4 of 4 people found this review helpful

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<br />A story that needed to be told this way.

I really enjoyed the accurate details of the wildland firefighting profession, which made the story flow that much better for those of us who know a bit about wildland firefighting. The narration was very well done. I highly recommend this book.

2 of 2 people found this review helpful

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  • Story
  • Robert
  • Hays, KS, United States
  • 07-16-16

Well written story

Would you say that listening to this book was time well-spent? Why or why not?

This is a good story, mostly biographical about the Granite Mountain Hotshots. The author does a good job of weaving the bios into the history and timeline of the Yarnell fire that cost the lives of 19 fire fighters. The story ends with the funerals and a bit of followup on compensations. <br/><br/>

What other book might you compare The Fire Line to and why?

Fire on the Mountain (better) <br/>The Big Burn (much better)

How could the performance have been better?

The narration is mostly easy to listen to, even at 1.5x, But he mispronounces many of the common plant names, particularly any with a Spanish origin, such as Saguaro. That just shows lazy prep for the reading by ARI FLIAKOS.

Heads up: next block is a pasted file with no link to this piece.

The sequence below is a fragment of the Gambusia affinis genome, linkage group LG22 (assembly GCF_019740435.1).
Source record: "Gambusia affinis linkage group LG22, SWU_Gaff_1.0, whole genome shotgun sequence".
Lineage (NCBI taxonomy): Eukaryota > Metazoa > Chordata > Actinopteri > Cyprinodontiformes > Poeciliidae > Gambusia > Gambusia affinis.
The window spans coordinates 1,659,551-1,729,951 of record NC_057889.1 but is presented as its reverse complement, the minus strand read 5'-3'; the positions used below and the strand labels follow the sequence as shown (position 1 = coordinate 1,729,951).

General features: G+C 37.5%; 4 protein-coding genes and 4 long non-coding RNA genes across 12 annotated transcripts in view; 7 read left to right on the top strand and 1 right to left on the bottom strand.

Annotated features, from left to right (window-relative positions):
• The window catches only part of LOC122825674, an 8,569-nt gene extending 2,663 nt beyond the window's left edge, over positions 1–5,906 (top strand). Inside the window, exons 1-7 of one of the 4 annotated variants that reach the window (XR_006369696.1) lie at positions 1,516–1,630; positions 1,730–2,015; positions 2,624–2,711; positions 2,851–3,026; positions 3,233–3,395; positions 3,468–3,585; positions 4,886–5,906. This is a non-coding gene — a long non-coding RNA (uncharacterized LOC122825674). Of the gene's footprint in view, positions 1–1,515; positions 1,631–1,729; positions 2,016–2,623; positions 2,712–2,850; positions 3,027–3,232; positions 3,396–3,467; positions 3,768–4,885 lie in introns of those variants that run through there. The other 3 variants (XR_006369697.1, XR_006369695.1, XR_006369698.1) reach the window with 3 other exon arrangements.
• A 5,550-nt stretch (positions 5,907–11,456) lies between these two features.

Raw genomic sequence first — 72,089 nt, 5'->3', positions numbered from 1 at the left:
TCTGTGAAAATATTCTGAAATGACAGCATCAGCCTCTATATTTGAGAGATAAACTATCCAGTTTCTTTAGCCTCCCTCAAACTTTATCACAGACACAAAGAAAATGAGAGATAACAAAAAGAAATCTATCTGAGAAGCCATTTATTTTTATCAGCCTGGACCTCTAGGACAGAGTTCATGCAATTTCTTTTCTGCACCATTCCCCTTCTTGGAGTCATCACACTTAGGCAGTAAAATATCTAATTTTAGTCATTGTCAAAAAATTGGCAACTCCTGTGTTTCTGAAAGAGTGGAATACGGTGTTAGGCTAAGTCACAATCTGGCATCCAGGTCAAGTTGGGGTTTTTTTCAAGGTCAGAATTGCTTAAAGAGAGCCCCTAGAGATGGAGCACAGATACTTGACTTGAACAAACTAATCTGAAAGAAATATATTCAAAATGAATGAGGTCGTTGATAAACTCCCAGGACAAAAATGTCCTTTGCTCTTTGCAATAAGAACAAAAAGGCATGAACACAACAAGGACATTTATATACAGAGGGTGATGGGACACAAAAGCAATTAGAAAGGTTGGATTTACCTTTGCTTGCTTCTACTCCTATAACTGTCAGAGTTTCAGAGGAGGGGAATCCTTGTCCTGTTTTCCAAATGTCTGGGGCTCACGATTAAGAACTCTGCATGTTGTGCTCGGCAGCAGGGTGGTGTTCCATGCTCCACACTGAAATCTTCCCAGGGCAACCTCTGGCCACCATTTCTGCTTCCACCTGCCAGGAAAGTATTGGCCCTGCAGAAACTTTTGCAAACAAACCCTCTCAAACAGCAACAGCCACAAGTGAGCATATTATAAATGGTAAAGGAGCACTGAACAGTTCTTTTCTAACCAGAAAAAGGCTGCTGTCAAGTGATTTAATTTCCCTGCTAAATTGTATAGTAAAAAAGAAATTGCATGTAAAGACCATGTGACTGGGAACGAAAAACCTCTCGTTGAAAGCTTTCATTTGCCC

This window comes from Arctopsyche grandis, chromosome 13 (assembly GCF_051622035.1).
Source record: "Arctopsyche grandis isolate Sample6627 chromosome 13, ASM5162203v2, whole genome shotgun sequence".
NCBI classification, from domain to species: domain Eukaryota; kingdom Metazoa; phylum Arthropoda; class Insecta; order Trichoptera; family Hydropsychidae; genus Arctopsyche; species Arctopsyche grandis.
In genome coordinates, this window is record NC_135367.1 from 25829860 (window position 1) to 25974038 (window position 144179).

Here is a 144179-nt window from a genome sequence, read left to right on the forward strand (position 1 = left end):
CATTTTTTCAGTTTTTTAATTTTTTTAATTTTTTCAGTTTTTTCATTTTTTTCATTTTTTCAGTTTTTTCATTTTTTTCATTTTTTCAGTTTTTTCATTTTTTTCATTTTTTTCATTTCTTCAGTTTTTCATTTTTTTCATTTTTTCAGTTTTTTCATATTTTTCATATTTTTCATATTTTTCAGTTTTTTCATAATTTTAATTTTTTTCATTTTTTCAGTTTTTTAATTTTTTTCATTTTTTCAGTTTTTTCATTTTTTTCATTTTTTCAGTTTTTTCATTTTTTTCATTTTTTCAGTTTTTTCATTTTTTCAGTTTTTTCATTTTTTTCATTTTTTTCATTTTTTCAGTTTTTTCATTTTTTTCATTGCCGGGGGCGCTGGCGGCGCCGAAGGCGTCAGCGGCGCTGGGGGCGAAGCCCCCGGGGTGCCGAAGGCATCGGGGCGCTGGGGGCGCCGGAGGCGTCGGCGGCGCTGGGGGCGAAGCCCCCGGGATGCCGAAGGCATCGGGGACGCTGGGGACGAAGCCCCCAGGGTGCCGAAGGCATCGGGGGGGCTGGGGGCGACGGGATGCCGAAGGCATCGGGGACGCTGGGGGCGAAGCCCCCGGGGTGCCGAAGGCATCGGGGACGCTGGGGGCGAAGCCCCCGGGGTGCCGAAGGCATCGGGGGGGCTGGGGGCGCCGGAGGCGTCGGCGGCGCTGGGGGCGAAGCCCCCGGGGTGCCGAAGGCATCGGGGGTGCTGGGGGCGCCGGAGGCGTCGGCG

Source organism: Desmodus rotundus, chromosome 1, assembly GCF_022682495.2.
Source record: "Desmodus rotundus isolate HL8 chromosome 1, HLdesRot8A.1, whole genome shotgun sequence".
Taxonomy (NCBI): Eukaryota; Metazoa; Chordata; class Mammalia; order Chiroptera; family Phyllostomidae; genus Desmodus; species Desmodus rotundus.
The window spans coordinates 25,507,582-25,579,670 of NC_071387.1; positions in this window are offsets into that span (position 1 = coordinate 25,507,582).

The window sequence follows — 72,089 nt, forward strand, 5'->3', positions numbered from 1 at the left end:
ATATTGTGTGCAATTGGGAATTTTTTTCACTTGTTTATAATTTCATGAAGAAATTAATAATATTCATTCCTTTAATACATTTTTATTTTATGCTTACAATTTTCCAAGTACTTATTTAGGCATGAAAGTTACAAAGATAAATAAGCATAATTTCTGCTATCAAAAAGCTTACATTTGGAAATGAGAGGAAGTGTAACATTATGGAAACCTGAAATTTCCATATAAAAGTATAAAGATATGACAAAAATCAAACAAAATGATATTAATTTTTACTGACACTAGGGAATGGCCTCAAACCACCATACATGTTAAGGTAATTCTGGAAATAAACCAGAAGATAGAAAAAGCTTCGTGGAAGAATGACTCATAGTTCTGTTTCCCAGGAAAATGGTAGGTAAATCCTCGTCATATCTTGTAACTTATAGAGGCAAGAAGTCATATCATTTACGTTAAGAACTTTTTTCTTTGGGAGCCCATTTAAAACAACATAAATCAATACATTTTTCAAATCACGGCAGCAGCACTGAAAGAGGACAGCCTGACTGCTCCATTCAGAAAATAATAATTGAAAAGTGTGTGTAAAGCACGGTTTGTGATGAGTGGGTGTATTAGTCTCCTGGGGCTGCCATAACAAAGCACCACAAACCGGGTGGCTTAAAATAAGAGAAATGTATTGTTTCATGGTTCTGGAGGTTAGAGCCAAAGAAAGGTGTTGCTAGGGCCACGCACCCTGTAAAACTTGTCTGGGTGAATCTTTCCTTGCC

If this book were a movie would you go see it?

Yes

1 of 1 people found this review helpful

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Heartbreaking!

Where does The Fire Line rank among all the audiobooks you’ve listened to so far?

Excellent story - flows well, and the narration is great.

Did you have an extreme reaction to this book? Did it make you laugh or cry?

I live in Gilbert, AZ and remember still how this fire affected our whole state. This is a tragic story, and heartbreaking but also what a wonderful tribute to the fallen Hotshots.

1 of 1 people found this review helpful

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What a Story

Story of absolute courage and nerves of steel. Pulls at your heart when you hear about the lives these men left behind. Absolutely must read.

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just just sad it's a real waste of of life <br />

this is a very tough story because there are no survivors you're just left with loss

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Exellent

This story is well -told and lets the listener make up their own minds. I believe there is more to it and am interested in knowing more, but this book tells the human side of it.

  • Overall

Obviously written by someone that doesn't understand the wildfire world

This book is well written but it is filled with inconsistencies and nonsense to the people who really understand what happened that day. And I don't know if it was the narrator of the book or she just doesn't understand that 90% of these things are not pronounced the way that there said. This book should be lit listed as nonfiction but is in reality a fiction book made up from hearsay and secondhand accounts not credible and obviously not written by anyone with any wildfire intelligence at all don't waste your time reading this garbage